Category Archives: author

David Beaupré’s Advice to Liveaboards

David Beaupré, author of Quest and Crew writes:

There are as many reasons to buy a sailboat and cruise off to the Caribbean as there are dreams. Quest and Crew is the memoir of one such dream. It is a dream complete with blue water sailing and palm fringed islands. For Wendy and me it was the adventure of a lifetime. Each day in paradise presented us with new challenges which helped to refine our sailing abilities.

David and Wendy

David & Wendy

Our cruising style varied considerably from most liveaboard cruisers. We sought out the most remote beautiful anchorages, free from the trappings of civilization. We routinely stayed for weeks in hidden coves that only saw two or three boats a year. The key to our enjoyment and independence was having the right boat and the perfect equipment.

Quest and Crew is the story of our adventures. I also hope that it is a testament to a fine classic boat that was lovingly restored. Quest is a Bayfield 36 that was built in Ontario from a Hayden Gozzard design.  Her beautiful lines and unquestioned pedigree do not tell the complete story. She possesses one elusive and intangible quality that we all seek. She is a very lucky boat. Her luck was proven in Chapter One when Quest faces down a 150 mph hurricane and survives without a scratch while the marina is destroyed and the fleet of moored boats were holed and sunk.

If I could convey one important thought to the reader, it would be the idea that anybody with the will to succeed and a modest cruising kitty can follow their dream. It doesn’t require great strength or a lifetime of blue water sailing. The ability to captain a boat safely does require complete knowledge of the craft and a great deal of common sense. The most important requirement to make an ocean cruiser successful is the desire to take on the unknown. Out on the ocean, outside of the sight of land you discover the meaning of self reliance.

Quest in Nevis

Quest in Nevis

Apart from a good boat and cruising kitty the would-be cruiser should possess the ability to adapt to an ever changing environment and have a high degree of faith in their ability to make themselves into competent sailors. They will certainly need to adapt to very tight living conditions. Without a doubt the greatest stress on a cruising sailboat is not the raging sea. Many couples choose to live their sailing dream in later life. For the first time in their lives they will be living day after day, shoulder to shoulder in the tightest of quarters. In the end it is the human relationship that is put under the greatest strain.  Be prepared. Your relationship will change. It will strengthen or weaken. Under adversity you and your mate will grow closer only if you are willing to compromise.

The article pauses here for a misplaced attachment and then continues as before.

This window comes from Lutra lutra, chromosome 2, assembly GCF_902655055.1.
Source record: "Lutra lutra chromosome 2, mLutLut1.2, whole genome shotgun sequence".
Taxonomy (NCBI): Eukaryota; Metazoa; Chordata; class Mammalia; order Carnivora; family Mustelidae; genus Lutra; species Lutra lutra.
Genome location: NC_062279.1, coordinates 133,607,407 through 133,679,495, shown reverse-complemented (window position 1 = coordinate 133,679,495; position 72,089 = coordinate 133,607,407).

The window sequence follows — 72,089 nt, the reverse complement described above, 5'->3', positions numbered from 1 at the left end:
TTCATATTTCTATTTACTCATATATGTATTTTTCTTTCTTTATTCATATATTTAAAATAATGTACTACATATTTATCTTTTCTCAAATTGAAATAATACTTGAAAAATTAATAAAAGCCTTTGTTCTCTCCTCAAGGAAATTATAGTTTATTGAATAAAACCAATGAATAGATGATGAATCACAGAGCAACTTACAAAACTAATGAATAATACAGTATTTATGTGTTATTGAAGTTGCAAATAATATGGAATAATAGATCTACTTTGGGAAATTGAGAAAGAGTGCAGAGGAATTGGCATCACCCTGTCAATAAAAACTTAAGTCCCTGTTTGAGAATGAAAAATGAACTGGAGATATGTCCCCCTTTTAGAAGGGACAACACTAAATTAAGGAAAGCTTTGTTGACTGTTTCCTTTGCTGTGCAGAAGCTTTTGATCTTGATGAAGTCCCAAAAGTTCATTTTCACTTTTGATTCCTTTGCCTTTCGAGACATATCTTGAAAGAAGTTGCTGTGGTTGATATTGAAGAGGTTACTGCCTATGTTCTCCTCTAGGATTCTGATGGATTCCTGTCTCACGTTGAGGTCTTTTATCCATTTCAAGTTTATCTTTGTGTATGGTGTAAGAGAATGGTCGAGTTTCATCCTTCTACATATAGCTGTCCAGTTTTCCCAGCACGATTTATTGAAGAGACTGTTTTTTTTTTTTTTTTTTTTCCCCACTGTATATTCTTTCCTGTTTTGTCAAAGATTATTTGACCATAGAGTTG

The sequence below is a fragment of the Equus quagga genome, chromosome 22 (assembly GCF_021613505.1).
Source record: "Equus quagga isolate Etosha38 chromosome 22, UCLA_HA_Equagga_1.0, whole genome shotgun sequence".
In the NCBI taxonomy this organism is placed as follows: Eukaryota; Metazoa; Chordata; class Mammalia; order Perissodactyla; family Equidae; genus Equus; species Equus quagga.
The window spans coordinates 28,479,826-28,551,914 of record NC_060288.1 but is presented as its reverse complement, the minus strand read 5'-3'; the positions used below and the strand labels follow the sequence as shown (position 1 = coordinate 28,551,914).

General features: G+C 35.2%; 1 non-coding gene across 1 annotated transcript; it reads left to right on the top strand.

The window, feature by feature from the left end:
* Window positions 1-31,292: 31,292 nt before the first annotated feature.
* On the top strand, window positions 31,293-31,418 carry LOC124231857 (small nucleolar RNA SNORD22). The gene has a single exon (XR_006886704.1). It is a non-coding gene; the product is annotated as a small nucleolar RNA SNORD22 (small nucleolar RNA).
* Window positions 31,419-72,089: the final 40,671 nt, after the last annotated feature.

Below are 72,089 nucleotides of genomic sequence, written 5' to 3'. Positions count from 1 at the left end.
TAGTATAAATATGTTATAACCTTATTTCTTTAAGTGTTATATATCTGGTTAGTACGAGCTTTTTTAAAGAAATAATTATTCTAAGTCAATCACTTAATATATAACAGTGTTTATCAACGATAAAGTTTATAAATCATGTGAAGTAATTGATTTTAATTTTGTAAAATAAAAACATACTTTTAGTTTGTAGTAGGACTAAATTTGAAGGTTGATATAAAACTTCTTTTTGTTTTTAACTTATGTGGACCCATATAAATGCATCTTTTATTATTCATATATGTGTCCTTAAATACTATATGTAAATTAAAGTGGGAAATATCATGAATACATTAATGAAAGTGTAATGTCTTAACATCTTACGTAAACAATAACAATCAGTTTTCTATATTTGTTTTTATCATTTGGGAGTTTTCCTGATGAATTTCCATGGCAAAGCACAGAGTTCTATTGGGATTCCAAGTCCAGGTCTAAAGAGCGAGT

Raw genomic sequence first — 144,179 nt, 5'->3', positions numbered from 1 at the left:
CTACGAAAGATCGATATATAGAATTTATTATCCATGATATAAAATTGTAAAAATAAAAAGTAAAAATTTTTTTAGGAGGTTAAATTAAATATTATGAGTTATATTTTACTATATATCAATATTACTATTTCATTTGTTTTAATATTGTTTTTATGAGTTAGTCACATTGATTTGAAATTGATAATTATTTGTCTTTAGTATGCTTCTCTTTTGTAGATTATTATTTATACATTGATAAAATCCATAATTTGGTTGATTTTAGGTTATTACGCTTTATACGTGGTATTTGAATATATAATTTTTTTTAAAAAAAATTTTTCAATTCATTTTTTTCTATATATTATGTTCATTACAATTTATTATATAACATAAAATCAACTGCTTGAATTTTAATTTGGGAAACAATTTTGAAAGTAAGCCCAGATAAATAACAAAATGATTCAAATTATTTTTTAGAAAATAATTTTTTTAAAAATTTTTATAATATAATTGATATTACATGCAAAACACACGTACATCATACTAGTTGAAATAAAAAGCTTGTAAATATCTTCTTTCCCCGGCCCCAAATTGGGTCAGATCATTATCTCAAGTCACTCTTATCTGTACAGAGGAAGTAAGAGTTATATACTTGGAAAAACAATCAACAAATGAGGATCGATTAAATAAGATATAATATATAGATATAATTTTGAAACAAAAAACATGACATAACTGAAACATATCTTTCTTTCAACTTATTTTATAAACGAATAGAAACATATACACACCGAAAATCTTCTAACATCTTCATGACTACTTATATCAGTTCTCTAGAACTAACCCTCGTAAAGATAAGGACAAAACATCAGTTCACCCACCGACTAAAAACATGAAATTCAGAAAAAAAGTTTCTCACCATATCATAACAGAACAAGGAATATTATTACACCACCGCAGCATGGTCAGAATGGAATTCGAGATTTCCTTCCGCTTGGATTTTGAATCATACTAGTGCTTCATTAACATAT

Quest and Crew by David BeaupréIf I were to offer the simplest advice it would be to purchase the right boat for your chosen cruising grounds. Spend some time discovering the boat’s strengths and weaknesses. But most importantly you must get up every day and make a commitment to get just a little closer to your goal of sailing away. Many want-to-be cruisers take a passive attitude to preparing for their adventure. The preferred alternative is to be a hands-on captain and do the work yourself. This will serve you well in finding the confidence to become a successful cruiser. This intangible quality can only come from deep within you. The desire to go sailing is a classic dream that has stood the test of time. To live even a part of your life on the water requires a mind change and the strength to test your abilities.



A Pair of Canadian Legends